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408 her of prior arrests for that same type found in a career, or using some weighted statistic for that offense type that gives greater weight to more recent occurrences of the offense type. Reliance on Official Records All of the studies ot ottense switching reviewed here relied on official-record data on sequences of police contacts or arrests for samples of offenders. This dependence on official-recorc! data arises from the re- quirement for data that document the exact sequences of offense types over time" in- formation that is readily available in official records. The picture of offense switching that emerges from analyses of official-record data, however, confounds patterns of of- fense switching by offenders with patterns of law enforcement, especially by the po- lice. As noted earlier, the offense types observed on successive police contacts or successive arrests will vary with the levels of police effectiveness in apprehending of- fenders for different offense types. Offense types with higher detection and apprehen- sion rates will be overrepresented among official contacts compared with their repre- sentation in successive crimes committed. If enforcement rates vary substantially for different offense types, the patterns of switching observed in official-record data will provide a distorted view of offense switching between actual crimes commit- ted. This confounding effect is recognized in virtually all studies of offense switching, and the studies are careful to note that the reported results apply to successive official contacts for offenders. The variability in arrest risk for different offense types is illustrated in Table 53. Based on data for the United States, the ratio of arrests to reported crimes (in column 3) varies from a low of .12 for auto theft to a high of.42 for aggravated assault. The ratio of arrests to reported crimes alone, how- ever, is an inadequate estimate of the chance of arrest for a crime for an indi- vidual. Crimes committed but not reported to the police are not included, and arrests CRIMINAL CAREERS AND CAREER CRIMINALS sometimes include arrests of more than one individual for the same crime incident. The number of reported crimes can be adjusted for nonreporting by using the re- porting rates for various offense types avail- able from national surveys of criminal vic- timization. A further adjustment for multiple offenders per crime incident is also available in these national surveys.36 The adjusted estimates of the probability that any individual offender is arrested for a crime committed, whether reported to the police or not, are shown in the last column in Table 53. The risk of arrest is highest for offenses involving direct contact between offenders and victims (robbery and aggra- vated assault) and lowest for property of- fenses without contact. The final arrest risk for the various offense types is generally low, averaging only 1 arrest for every 20 crimes committed. De- snite the reduction in arrest risk after the adjustments, there is still a threefold differ- ence between the highest risk (aggravated assault) and the lowest risk (larceny and auto theft). Variability in arrest risk for dip ferent offense types is thus a very real con- cern in analyses of offense switching that rely on official contacts only. Two strategies are available for dealing with distortions in offense-switching pat- terns that arise from use of official-record data. The first is to expand the scope of self-reports of offenses committed to in- clude data on the actual sequence of dif- ferent offense types. To date, such data on sequences of crimes actually committed have been unavailable. It is only recently Mat self-report studies have begun to col- lect data on frequency of offending during a reporting period. Collecting data on the sequence of offense types will require 36The adjusted arrest risk for a crime of offense type k, qk, is given by Arrests of Type k rk qk = X- Reported Offenses of Type k k where rk is the rate of reporting offenses to the police by crime victims and k is the average number of offenders per crime incident.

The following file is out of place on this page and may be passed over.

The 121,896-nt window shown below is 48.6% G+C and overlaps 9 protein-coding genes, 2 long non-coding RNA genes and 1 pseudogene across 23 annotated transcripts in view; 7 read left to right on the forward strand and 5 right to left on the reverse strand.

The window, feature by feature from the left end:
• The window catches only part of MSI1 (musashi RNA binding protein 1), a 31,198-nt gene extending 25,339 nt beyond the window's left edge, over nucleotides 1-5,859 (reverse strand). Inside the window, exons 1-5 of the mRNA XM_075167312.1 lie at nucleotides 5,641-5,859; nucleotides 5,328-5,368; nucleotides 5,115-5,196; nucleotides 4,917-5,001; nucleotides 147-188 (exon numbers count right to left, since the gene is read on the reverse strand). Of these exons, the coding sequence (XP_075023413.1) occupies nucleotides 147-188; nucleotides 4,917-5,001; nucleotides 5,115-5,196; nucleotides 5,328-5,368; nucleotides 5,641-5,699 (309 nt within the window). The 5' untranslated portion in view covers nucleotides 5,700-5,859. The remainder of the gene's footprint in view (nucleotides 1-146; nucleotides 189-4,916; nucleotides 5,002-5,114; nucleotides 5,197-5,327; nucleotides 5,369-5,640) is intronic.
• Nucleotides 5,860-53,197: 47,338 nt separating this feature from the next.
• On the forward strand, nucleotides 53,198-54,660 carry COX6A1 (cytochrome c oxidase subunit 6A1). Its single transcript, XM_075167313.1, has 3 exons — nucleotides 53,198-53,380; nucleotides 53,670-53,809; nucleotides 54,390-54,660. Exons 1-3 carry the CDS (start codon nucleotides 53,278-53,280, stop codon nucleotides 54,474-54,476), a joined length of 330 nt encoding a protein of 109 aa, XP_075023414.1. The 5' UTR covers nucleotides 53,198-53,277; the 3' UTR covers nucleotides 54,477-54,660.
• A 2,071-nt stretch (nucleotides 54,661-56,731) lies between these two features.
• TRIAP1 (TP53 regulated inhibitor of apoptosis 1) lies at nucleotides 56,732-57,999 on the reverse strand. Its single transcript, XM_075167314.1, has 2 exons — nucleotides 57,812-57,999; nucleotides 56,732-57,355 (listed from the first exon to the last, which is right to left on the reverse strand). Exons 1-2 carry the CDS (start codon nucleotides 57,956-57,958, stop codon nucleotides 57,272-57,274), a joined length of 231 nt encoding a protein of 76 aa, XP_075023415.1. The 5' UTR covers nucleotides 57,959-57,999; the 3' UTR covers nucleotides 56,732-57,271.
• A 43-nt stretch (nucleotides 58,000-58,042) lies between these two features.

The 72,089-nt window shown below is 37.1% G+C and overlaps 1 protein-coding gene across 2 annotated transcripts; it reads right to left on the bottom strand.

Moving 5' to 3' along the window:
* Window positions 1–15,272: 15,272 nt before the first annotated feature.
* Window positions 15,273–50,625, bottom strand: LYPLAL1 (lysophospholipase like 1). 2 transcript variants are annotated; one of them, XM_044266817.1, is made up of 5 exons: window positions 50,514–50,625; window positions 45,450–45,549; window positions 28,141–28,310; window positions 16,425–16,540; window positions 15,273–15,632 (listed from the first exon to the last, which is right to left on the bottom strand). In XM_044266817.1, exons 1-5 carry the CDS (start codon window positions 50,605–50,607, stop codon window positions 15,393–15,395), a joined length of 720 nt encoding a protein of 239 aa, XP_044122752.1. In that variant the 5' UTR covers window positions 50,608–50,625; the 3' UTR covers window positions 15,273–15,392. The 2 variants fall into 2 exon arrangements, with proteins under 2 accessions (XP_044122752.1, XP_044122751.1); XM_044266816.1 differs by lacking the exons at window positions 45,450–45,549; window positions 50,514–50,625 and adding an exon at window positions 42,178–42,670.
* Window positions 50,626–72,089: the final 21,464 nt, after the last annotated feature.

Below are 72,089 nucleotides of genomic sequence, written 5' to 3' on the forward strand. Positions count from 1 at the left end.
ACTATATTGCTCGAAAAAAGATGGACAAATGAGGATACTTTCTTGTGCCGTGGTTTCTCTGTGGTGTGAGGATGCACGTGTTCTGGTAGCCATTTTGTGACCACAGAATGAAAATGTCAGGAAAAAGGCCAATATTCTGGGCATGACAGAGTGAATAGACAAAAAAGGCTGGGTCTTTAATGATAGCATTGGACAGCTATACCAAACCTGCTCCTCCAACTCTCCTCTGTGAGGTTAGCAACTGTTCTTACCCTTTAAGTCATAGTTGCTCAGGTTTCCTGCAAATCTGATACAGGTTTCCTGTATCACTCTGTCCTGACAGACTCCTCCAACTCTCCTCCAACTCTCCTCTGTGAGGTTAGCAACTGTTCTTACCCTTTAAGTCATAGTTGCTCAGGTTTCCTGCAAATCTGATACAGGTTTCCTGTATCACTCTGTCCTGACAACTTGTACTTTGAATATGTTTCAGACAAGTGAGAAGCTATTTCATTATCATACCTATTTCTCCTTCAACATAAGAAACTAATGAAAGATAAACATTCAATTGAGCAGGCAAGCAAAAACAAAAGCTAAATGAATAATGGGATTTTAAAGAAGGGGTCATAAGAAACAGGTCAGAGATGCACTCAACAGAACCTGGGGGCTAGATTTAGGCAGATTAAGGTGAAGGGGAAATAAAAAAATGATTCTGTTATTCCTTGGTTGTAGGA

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APPENDIX B.: RESEARCH ON CRIMINAL CAREERS 409 TABLE B-53 Probability of Arrest for a Crime, Adjusted for Nonreporting to the Police and Multiple Offenders per Crime Proportion Offense Type Reported Offenses in U.S., 1980a Arrests in UPS., 1980 Ratio of of Total Arrests to Offenses Probability Number of of Arrest for Offenders a Crime, A, Reported Reported per Crimg for Individual Offenses to Police- Incident- Offenders Robbery548,809146,270 Aggravated assault654,957277,470 Burglary3,759,193513,300 Larceny7,112,6571,191,900 Auto theft1,114,651138,300 .27 .42 .14 .17 .12 .57 .54 .51 .27 .69 2.3 2.6 1.6 1.6 1.8 .07 .09 .04 .03 .03 federal Bureau of Investigation (1981:Table 1). bFederal Bureau of Investigation (1981:Table 24). bureau of Justice Statistics (1982a:Table 89). dReiss (1980b:Table 2). panel designs that include data collection from the same sample of offenders at fre- quent intervals. Depending on the antici- pated rates of individual offending, monthly or perhaps even weekly reports may be required. Given that the focus of the research is offense seriousness, the strategy of repeated and frequent self-reports is best limited to samples of known ollenders. Those offend- ers might be identified from self-reported offenses in a more widely used screening instrument, or through arrest or police con- tact associated with an offense. As noted earlier, self-report studies involving re- peated and frequent reporting will be costly, will require a reasonably long-term commitment-of at least several years- to data collection, and will involve difficult logistics in order to maintain contact throughout the study with samples whose members are likely to be uncooperative and mobile. While the self-report approach is certainly possible, the various implementa- tion problems in addition to the large sam- ple sizes required to estimate switching patterns make pursuit of this research strategy all the more difficult. The data re- quirements are somewhat less demanding if repeated self-reports are used to estimate changes in offense mix during successive reporting periods. Such analyses would not require data on the exact sequence of of- fense types and smaller samples of offend- ers would be adequate. An alternative strategy for analyzing the actual sequence of crimes committed builds on the current reliance on official-record data, extending it to address offense switch- ing between crimes actually committed. As we learn more about the links between individual offending and the criminal jus- tice selection process, we will be better able to model the selection process. By incorporating models of the selection proc- ess with readily available official-record data, we can begin to draw inferences about the switching process for undetected crimes that intervene between official-record events. This inferential strategy has begun to be employed with some success in stud- ies of individual crime rates based on offi- cial-record data. Biases Associated with Sample Selection The most obvious biases arising from the sampling process are distortions introduced by the sampling event itself. These are most